Ensure you get all of the nutrients you need…

Vegetarian diets are packed full of essential nutrients, but in the absence of meat, it is vitally important that we make sure we are still consuming the correct amounts of proteins in other forms.

Protein is made up of small parts called amino acids, which aid your metabolism and help to keep your muscles, skin and organs healthy. Eggs are a great source of protein for vegetarians. Vegan options include nuts, peanut butter, seeds, grains and legumes.

Iron is another key nutrient and plays a crucial role in the production of red blood cells. These can help to carry oxygen throughout your body. Good sources include beans, broccoli, raisins, wheat and tofu. Omega-3 fatty acids improve your heart health and brain function. Flaxseed meal and oil are two good vegetarian sources of omega-3. You can also look to plant sources.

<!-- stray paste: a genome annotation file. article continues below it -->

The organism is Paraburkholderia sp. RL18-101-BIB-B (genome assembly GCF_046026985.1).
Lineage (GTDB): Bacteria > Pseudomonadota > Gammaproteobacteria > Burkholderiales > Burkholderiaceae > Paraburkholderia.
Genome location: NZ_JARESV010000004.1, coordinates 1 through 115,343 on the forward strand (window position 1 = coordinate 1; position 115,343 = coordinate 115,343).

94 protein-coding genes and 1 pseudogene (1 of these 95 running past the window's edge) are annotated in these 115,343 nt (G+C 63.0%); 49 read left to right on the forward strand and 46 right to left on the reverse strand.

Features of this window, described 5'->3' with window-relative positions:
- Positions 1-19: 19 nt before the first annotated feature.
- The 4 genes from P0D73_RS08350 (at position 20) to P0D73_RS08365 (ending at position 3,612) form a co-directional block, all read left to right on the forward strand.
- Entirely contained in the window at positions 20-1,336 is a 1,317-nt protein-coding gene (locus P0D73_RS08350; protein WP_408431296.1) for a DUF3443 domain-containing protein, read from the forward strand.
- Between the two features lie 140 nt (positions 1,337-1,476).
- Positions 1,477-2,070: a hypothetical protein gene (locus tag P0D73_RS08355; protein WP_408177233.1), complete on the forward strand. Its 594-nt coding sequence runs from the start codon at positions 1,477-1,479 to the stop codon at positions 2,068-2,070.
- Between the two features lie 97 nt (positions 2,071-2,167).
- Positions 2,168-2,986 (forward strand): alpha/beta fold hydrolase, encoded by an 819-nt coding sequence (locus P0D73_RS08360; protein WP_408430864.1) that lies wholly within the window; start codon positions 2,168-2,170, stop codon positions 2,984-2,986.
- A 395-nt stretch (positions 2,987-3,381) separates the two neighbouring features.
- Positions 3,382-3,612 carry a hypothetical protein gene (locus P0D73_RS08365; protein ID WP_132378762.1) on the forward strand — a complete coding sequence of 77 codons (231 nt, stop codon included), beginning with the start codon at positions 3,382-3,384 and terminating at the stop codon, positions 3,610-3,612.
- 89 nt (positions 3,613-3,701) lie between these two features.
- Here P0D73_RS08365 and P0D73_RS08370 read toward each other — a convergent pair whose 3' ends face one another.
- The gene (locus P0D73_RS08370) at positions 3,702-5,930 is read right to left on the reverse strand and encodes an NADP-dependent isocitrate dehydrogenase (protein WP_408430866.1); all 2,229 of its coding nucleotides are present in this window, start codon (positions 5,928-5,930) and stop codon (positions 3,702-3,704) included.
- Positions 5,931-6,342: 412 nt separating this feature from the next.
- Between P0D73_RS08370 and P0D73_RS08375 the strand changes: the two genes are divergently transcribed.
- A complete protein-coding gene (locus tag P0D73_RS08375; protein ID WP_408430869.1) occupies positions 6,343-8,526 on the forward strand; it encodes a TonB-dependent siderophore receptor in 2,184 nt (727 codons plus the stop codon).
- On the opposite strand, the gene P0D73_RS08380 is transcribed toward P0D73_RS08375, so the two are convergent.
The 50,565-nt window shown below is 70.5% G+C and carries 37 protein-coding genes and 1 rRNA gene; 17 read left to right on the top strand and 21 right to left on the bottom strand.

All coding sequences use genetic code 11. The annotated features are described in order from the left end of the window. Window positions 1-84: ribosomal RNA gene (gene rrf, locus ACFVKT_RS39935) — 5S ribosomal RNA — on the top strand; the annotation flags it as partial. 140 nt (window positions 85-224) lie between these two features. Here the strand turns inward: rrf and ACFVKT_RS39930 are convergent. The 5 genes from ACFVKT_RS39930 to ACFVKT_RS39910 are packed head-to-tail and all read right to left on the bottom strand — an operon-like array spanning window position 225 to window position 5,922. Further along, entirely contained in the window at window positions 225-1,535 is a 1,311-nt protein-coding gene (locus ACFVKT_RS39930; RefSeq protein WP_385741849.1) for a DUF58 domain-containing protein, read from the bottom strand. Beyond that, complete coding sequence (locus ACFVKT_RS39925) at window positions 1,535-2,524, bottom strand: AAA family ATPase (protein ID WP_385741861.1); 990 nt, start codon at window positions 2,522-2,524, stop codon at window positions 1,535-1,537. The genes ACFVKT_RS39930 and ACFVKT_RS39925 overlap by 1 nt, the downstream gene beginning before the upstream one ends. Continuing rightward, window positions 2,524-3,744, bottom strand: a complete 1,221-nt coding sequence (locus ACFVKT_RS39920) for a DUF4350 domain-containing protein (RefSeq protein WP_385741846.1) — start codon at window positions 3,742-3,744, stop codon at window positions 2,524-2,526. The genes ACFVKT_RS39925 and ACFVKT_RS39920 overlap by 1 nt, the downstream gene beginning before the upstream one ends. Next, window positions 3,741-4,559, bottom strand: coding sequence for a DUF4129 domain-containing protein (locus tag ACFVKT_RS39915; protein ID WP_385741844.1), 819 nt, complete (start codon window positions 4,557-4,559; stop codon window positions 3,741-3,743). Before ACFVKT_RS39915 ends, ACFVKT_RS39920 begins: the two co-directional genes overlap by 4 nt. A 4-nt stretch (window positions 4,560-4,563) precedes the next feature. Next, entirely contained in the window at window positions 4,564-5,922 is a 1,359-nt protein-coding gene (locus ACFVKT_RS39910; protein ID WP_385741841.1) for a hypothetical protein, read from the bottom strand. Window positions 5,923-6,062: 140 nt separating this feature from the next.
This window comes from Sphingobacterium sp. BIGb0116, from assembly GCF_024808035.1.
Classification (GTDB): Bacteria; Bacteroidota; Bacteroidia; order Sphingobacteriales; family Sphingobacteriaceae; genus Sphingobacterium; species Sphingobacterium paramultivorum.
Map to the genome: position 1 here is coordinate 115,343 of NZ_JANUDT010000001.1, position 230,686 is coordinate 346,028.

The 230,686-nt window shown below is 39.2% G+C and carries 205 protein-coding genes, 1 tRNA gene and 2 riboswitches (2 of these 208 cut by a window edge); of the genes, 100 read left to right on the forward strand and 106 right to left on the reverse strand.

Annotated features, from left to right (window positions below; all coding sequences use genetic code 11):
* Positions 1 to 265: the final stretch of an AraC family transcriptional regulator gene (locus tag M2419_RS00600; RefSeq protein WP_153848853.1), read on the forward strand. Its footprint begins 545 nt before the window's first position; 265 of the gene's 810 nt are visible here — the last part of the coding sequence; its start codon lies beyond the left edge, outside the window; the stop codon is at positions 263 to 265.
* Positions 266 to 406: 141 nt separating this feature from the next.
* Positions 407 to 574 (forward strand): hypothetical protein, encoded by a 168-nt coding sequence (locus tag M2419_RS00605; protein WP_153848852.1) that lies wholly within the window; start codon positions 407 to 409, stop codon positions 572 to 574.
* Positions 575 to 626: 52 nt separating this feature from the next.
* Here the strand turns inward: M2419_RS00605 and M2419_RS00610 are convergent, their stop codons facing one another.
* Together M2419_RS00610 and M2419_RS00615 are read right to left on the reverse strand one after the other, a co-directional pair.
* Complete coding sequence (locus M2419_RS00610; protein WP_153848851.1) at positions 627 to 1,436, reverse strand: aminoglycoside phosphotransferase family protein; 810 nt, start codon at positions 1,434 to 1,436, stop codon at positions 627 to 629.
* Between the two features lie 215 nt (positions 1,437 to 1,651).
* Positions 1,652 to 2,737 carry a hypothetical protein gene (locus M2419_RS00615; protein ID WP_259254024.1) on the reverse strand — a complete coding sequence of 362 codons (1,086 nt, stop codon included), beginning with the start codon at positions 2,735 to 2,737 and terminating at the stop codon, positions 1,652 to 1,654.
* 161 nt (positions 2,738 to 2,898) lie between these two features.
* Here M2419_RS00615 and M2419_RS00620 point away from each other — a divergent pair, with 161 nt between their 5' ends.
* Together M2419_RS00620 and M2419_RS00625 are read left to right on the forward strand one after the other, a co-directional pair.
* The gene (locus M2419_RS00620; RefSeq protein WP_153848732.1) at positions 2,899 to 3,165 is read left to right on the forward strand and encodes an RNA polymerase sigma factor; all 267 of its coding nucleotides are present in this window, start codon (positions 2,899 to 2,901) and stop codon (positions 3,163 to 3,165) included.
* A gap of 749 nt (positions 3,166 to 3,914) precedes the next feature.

Finally, Zinc is vital to our immune system. A lot of cheeses contain zinc, but you can also find it in beans, nuts and soy products which contain fewer calories.


We loved these recipes. Why not give them a try?


vegetarian victoria spongeThe Ultimate Nosh Vegan Victoria Sponge


2 tbsp. ground/milled chia or flax seeds
200g dairy-free yoghurt (I used Alpro soya yoghurt)
300g dairy-free margarine (Stork block margarine or Tomor are excellent)
300g caster sugar
300g self-rising flour
1tsp bicarbonate of soda
150g dairy-free margarine
200g icing sugar
Zest of half a lemon